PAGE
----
While these were going on, the government was applying ever-increasing pressure on the Huks. Aside from massive operations and attacks against the Huks, the government began implementing amnesty programs to lure the rebels to the side of the state. With the surrender of its top commanders in the early 1960s, the Huk rebellion finally came to an end.
In all probability, the Huk women could have had a more positive impact on the movement had their skills been used to the fullest and their abilities properly recognized. A full integration of women in the rebellion would have also resulted in a wider range of perspectives that could have made the movement more responsive to what the Philippine republic needed at the time. Indeed, despite the flak the women received from their own comrades, Huk Supremo Luis Taruc himself had lauded the Amazonas for their contributions and involvement in the movement, in stark contrast to the views of those who saw the women as a hindrance to the Huks.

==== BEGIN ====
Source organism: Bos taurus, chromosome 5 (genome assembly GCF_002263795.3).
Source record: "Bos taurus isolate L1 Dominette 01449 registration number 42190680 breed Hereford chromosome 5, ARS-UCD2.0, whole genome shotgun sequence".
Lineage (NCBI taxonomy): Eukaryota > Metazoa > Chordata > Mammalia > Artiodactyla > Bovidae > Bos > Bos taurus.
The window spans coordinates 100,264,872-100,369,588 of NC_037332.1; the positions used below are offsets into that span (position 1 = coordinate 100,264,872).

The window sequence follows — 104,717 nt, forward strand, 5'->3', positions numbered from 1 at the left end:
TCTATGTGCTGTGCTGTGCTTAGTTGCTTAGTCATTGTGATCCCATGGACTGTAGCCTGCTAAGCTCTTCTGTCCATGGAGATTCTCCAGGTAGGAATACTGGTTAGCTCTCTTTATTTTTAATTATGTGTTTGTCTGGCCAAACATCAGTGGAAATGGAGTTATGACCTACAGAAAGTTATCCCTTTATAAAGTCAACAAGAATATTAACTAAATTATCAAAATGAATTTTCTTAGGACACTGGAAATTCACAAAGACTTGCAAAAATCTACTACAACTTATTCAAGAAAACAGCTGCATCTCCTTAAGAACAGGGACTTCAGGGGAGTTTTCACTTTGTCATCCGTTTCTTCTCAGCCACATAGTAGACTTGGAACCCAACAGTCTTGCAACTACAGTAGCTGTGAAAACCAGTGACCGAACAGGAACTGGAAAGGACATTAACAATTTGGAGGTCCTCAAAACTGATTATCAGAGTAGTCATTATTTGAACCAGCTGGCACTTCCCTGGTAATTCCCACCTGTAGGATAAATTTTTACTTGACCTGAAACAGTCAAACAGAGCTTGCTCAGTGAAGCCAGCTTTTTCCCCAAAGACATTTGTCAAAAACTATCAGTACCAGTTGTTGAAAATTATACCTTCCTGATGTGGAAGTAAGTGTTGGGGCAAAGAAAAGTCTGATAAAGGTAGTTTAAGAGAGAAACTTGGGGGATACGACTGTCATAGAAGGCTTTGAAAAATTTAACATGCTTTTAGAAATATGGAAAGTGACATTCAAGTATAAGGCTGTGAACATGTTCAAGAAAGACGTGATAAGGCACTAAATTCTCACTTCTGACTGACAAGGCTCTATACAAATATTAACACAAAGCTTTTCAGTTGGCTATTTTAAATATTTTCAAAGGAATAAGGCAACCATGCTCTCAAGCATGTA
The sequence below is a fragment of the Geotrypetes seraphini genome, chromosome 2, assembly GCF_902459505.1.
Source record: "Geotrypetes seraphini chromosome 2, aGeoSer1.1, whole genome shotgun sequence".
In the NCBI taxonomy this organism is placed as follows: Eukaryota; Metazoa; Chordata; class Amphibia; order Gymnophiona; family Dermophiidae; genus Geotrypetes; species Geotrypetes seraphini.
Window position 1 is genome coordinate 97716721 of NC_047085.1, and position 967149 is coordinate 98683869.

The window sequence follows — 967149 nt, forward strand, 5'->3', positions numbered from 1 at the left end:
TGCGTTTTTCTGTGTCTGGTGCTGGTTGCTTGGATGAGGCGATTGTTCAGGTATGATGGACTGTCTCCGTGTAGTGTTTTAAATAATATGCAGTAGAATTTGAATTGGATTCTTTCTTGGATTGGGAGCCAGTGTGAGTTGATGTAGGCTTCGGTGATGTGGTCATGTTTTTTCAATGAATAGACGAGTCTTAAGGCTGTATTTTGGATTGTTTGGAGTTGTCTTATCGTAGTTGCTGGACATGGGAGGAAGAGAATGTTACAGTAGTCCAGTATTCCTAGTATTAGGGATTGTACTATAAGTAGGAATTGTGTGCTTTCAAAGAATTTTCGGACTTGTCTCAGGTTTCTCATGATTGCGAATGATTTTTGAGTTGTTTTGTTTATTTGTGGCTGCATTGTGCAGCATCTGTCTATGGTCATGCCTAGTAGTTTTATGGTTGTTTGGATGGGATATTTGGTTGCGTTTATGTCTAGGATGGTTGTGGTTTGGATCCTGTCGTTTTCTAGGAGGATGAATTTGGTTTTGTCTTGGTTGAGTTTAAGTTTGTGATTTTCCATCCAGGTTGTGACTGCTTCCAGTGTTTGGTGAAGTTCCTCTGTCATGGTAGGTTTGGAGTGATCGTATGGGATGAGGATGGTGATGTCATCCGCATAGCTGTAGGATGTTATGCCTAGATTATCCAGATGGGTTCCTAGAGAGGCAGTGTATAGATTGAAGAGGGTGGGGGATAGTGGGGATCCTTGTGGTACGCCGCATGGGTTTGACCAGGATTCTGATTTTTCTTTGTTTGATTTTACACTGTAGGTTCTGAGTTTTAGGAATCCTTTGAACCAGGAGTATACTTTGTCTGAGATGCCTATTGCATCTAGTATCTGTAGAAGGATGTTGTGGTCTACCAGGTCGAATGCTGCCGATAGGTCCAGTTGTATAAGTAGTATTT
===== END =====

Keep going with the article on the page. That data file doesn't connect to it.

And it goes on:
Obstacles notwithstanding, some Huk women had also managed to become commanders who led squadrons of men against the movement’s foes. Among the most popular was Remedios Gomez, a.k.a. Kumander Liwayway, who would led about a hundred men to battles and win them, even when other Huk commanders had already decided to retreat. Interestingly, Kumander Liwayway was said to have the habit of combing her hair, manicuring her nails, and applying lipstick before setting out to battle.